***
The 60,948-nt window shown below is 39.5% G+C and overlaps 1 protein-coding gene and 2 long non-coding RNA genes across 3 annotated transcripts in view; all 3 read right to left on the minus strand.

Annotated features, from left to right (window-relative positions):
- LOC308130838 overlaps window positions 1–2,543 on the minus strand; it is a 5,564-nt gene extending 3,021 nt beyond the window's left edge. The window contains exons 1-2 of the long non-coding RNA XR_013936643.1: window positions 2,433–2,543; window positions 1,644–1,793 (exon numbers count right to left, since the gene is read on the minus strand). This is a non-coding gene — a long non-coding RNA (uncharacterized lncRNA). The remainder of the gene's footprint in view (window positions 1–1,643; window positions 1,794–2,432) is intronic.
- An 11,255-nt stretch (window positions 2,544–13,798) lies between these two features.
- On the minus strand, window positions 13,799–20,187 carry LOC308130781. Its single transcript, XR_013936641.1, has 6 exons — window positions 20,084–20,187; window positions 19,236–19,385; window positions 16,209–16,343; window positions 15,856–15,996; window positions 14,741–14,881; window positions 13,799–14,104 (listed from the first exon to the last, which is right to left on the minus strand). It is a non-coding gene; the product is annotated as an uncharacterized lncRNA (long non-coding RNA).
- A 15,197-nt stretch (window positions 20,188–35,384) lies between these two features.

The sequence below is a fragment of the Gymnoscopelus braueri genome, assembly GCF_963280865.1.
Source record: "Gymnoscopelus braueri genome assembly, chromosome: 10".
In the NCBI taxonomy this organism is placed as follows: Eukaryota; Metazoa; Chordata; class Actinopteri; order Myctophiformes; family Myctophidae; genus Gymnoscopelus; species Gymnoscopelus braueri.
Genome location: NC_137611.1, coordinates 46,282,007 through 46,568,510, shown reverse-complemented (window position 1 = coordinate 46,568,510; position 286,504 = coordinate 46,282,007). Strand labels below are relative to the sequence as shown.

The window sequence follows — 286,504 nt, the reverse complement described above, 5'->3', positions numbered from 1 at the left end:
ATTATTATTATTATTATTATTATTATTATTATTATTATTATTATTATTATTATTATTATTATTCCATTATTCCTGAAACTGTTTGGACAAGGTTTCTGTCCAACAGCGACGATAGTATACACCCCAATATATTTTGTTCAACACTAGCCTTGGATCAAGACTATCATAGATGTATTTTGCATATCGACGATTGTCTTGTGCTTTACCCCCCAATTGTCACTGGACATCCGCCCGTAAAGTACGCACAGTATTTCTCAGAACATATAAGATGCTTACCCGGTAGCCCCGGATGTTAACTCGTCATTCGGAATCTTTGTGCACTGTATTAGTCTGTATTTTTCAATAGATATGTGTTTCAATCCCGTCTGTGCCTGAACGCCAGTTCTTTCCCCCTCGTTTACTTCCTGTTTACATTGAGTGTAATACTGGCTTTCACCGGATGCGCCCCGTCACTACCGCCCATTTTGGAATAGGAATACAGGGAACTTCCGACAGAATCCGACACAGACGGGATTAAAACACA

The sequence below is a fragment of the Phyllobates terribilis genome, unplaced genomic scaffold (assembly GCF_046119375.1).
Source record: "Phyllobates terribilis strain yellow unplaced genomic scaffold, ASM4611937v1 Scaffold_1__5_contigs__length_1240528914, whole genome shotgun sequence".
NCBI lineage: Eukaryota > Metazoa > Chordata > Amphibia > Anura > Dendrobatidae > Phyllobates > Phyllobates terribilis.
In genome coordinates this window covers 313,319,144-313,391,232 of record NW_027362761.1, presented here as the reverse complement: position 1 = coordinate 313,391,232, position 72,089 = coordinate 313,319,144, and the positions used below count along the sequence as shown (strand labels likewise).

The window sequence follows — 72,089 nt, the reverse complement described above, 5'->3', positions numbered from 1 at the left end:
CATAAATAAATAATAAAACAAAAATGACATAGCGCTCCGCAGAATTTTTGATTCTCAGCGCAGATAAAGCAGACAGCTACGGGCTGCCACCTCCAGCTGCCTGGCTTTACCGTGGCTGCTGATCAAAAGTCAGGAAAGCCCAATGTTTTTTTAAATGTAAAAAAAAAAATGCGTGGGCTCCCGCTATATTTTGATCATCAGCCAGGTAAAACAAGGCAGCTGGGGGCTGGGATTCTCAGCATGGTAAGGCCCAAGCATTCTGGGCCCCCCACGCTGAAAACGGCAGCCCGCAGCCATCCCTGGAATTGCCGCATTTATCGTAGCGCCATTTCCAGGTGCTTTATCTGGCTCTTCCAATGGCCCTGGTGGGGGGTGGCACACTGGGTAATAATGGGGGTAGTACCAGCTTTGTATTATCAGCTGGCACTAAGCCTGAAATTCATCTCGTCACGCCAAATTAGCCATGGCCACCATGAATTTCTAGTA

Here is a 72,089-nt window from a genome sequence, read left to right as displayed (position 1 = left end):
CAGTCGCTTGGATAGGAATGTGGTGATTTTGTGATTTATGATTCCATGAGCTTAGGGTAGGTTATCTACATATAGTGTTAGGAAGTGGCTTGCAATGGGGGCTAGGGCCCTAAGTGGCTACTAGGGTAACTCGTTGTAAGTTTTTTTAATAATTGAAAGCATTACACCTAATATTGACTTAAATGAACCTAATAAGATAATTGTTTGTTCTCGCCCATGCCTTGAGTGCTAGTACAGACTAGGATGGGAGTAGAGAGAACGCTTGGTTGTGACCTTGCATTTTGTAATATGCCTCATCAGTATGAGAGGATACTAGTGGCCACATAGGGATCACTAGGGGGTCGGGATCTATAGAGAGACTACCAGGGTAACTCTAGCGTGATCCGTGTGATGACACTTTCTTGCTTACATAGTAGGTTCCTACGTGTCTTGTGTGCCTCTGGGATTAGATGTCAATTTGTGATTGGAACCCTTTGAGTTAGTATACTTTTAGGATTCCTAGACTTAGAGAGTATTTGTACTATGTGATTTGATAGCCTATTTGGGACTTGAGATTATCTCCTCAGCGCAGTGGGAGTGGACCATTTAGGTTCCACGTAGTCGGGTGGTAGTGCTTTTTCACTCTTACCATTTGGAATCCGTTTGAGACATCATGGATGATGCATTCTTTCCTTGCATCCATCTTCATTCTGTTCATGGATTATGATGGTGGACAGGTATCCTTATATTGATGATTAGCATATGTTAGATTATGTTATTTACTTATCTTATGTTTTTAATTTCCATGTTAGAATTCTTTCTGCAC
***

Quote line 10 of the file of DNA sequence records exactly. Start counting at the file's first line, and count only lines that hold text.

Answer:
Genome location: NC_137611.1, coordinates 46,282,007 through 46,568,510, shown reverse-complemented (window position 1 = coordinate 46,568,510; position 286,504 = coordinate 46,282,007). Strand labels below are relative to the sequence as shown.